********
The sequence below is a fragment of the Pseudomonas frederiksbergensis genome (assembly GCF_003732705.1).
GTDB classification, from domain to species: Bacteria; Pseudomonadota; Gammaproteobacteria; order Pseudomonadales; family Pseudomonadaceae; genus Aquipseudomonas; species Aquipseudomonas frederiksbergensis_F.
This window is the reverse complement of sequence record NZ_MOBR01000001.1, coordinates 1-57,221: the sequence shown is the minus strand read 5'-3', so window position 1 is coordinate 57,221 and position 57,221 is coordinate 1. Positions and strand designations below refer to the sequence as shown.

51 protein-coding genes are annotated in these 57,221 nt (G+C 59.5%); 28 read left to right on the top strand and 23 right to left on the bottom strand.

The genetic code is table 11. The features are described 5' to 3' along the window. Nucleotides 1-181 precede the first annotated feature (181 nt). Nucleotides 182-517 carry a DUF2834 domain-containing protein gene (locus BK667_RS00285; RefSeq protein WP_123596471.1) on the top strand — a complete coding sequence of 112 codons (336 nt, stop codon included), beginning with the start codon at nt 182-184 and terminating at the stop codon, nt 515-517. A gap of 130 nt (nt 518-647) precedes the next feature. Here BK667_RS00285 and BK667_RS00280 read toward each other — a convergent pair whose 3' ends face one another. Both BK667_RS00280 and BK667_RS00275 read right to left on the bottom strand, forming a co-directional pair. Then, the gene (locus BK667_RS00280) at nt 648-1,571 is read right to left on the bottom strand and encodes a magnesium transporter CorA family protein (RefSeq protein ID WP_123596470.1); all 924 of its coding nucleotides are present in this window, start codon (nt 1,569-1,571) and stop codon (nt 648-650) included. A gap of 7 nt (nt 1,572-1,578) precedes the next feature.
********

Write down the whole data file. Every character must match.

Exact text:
The sequence below is a fragment of the Pseudomonas frederiksbergensis genome (assembly GCF_003732705.1).
GTDB classification, from domain to species: Bacteria; Pseudomonadota; Gammaproteobacteria; order Pseudomonadales; family Pseudomonadaceae; genus Aquipseudomonas; species Aquipseudomonas frederiksbergensis_F.
This window is the reverse complement of sequence record NZ_MOBR01000001.1, coordinates 1-57,221: the sequence shown is the minus strand read 5'-3', so window position 1 is coordinate 57,221 and position 57,221 is coordinate 1. Positions and strand designations below refer to the sequence as shown.

51 protein-coding genes are annotated in these 57,221 nt (G+C 59.5%); 28 read left to right on the top strand and 23 right to left on the bottom strand.

The genetic code is table 11. The features are described 5' to 3' along the window. Nucleotides 1-181 precede the first annotated feature (181 nt). Nucleotides 182-517 carry a DUF2834 domain-containing protein gene (locus BK667_RS00285; RefSeq protein WP_123596471.1) on the top strand — a complete coding sequence of 112 codons (336 nt, stop codon included), beginning with the start codon at nt 182-184 and terminating at the stop codon, nt 515-517. A gap of 130 nt (nt 518-647) precedes the next feature. Here BK667_RS00285 and BK667_RS00280 read toward each other — a convergent pair whose 3' ends face one another. Both BK667_RS00280 and BK667_RS00275 read right to left on the bottom strand, forming a co-directional pair. Then, the gene (locus BK667_RS00280) at nt 648-1,571 is read right to left on the bottom strand and encodes a magnesium transporter CorA family protein (RefSeq protein ID WP_123596470.1); all 924 of its coding nucleotides are present in this window, start codon (nt 1,569-1,571) and stop codon (nt 648-650) included. A gap of 7 nt (nt 1,572-1,578) precedes the next feature.